Hybrid photography fields
Because a camera is simply a tool, not all uses of this tool fit into neat categories. Many photographers fall into several categories simultaneously. Oceanographers, who invest in specialized underwater equipment, are immediately scientific photographers. However, the oceanographer's client dictates the genre as well as the images' subsequent uses.
For example, an oil company may hire the oceanographer to document oil rig fittings. However, images from the dive could have uses in publications, textbooks, museums, or in advertising campaigns. The same oceanographer might earn the majority of her income selling prints to beginning divers or underwater wedding parties.
The same holds true for aerial photographers and a host of other similarly specialized hybrid photography styles. Most hybrid photography professions are proprietor operations or freelance.
Deliberate cross genre
Photographers deliberately cross genres. Often, this is done to generate income. Sometimes it's done to keep valued clients.
Editorial photographers often step into commercial and architectural roles to augment income while remaining in a lower-paying field. Some commercial photographer may accept editorial work (magazine illustrations) simply to gain clients through credit line recognition.
Recently, editorial photographers have become prized by commercial portraiture clients (primarily for high-end weddings). Although this cross genre jump is easy from a shooting point of view, industry requirements (taxes, sales negotiations, contracts, up-front payment, expectations, ethics, etc.) are frequently vexing to editorial shooters and may come with significant pitfalls.
Often, changing genre for a day means more than switching hats for the photographer. Commercial photographers, who are accustomed to illustrating their ideal vision with models and sets, may find editorial ethics (i.e. "ugly truth") difficult for their training in visual perfection. However, if they're working as a PJ, they must play by the same ethical rules as a PJ (i.e. don't change the truth).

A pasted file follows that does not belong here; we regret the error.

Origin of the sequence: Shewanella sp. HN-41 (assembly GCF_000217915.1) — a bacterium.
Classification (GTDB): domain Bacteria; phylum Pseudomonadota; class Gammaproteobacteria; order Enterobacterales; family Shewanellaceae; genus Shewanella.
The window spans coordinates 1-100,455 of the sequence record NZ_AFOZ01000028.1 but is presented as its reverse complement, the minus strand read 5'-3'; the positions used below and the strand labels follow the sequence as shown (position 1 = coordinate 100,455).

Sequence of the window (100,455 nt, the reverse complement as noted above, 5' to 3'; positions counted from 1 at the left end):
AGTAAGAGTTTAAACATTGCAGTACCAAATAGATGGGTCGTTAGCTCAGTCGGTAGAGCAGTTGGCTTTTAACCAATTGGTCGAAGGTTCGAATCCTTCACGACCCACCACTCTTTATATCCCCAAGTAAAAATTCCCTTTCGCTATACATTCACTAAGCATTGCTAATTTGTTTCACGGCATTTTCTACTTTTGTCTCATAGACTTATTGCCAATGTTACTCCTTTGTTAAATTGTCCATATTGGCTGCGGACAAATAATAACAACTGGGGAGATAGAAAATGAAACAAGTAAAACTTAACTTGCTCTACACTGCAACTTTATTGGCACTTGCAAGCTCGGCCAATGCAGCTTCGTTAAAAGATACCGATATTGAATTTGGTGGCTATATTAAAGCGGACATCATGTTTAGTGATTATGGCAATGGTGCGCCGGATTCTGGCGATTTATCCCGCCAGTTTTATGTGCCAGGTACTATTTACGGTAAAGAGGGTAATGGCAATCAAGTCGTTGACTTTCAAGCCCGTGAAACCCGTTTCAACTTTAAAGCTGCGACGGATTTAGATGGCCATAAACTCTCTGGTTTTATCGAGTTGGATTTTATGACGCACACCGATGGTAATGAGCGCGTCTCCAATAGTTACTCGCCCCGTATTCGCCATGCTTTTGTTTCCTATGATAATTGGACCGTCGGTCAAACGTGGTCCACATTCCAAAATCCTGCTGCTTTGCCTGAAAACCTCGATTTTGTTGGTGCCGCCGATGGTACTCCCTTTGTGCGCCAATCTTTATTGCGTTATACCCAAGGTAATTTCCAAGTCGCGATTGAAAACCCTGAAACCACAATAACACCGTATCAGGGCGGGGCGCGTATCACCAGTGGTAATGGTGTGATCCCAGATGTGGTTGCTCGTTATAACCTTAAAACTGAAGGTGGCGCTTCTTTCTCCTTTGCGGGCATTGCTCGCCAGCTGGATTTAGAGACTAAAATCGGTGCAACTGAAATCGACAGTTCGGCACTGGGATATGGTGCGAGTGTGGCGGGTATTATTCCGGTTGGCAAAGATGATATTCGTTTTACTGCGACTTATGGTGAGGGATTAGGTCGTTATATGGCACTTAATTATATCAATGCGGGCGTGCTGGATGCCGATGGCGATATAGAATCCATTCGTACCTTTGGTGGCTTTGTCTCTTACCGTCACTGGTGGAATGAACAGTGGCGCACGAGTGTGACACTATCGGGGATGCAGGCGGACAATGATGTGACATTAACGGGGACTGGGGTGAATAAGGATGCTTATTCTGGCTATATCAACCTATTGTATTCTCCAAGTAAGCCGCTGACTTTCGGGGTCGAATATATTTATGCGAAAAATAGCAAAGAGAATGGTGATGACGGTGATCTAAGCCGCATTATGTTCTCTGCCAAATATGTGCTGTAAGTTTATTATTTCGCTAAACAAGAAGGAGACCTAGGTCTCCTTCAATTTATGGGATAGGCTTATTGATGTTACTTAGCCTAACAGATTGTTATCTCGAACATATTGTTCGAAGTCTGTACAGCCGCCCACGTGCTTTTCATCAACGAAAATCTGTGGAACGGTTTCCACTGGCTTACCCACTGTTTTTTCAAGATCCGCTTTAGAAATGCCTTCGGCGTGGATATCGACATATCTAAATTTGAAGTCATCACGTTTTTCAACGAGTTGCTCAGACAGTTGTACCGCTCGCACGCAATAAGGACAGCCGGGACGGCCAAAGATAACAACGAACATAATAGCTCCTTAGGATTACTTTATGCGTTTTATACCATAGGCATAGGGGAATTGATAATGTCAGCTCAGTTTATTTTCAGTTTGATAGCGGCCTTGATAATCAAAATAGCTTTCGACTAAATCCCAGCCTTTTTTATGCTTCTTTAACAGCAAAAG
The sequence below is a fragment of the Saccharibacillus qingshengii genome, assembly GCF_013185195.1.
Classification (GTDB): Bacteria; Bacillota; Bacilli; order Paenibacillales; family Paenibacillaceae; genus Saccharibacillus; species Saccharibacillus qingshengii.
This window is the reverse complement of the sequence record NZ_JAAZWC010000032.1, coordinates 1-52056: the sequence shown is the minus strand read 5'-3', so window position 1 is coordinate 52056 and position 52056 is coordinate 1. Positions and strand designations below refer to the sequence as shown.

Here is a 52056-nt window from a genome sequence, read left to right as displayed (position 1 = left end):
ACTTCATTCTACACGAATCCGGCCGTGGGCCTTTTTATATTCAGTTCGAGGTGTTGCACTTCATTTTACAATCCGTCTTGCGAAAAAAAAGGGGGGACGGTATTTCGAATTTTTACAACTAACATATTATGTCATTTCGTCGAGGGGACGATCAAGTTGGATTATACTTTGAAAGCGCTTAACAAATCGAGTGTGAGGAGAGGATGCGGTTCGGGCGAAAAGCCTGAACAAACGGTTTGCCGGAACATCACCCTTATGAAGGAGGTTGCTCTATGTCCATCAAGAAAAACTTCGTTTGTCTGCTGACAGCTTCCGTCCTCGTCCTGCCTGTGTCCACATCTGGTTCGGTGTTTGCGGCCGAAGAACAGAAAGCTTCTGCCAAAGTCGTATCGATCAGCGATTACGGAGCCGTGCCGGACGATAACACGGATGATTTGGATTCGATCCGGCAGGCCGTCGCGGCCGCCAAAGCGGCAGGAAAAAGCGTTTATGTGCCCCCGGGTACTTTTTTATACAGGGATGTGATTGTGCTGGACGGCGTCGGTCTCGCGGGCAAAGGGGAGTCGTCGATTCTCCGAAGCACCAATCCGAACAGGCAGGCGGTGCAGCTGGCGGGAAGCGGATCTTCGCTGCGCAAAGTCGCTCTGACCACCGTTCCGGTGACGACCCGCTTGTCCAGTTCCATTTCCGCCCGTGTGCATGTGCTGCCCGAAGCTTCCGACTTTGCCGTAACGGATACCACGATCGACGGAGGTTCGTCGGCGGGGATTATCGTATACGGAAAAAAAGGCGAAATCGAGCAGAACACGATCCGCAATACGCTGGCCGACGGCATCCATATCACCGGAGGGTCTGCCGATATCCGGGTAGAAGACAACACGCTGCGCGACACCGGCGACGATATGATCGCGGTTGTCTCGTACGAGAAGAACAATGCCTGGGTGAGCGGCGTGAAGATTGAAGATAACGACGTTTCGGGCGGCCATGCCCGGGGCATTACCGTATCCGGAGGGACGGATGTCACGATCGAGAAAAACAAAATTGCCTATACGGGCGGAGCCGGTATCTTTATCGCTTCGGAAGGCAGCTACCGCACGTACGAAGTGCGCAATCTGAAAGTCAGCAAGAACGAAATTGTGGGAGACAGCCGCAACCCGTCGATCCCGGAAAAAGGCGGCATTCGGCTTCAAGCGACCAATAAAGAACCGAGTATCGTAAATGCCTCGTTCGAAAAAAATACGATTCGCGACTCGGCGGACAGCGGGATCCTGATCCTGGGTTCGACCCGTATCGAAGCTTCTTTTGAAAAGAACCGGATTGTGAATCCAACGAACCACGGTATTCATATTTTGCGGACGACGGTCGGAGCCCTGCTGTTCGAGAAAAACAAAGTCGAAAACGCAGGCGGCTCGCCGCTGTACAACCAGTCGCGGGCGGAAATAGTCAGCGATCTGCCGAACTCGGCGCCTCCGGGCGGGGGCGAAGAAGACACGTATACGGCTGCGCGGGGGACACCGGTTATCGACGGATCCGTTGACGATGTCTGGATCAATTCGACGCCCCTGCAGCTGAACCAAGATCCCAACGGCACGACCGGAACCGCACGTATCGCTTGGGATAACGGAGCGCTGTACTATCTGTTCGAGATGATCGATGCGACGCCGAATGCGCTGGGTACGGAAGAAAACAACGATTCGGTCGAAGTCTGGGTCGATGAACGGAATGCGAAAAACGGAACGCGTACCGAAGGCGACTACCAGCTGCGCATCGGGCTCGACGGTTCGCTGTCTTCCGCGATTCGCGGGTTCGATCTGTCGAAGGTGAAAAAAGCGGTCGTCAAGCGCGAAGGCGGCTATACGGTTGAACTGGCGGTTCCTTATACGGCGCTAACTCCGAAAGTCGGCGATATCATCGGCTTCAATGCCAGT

Why classify at all?
The reason photographers are classified by genre is to set approach rules, clientele, overhead needs and education. The sooner a photographer decides upon a path, the more prepared the photographer will be upon entering the marketplace.
Many PJs avoid large format cameras in college to concentrate on their SLR specialization. Likewise, commercial photography students don't tend to work at university newspapers (breaking news and view cameras typically aren't good companions).
Furthermore, advanced PJ students use summer breaks for internships at newspapers while commercial and architecture photographers participate in mentorships or work as photo assistants for established photographers in their chosen field.
By adhering to a particular specialization throughout the educational process, photographers learn by osmosis the rules of survival in the field. For example, PJs learn not to set up images (negative feedback) while commercial photographers learn how to do it perfectly (positive feedback).
This post is intended as a primer for folks considering photography options. We haven't addressed the need for higher education or the minutia of each genre. Over time, we'll (hopefully) have interviews with top photographers in these other fields to help folks choose a path and/or learn more about each others' camera-totin' professions.
Enough for now,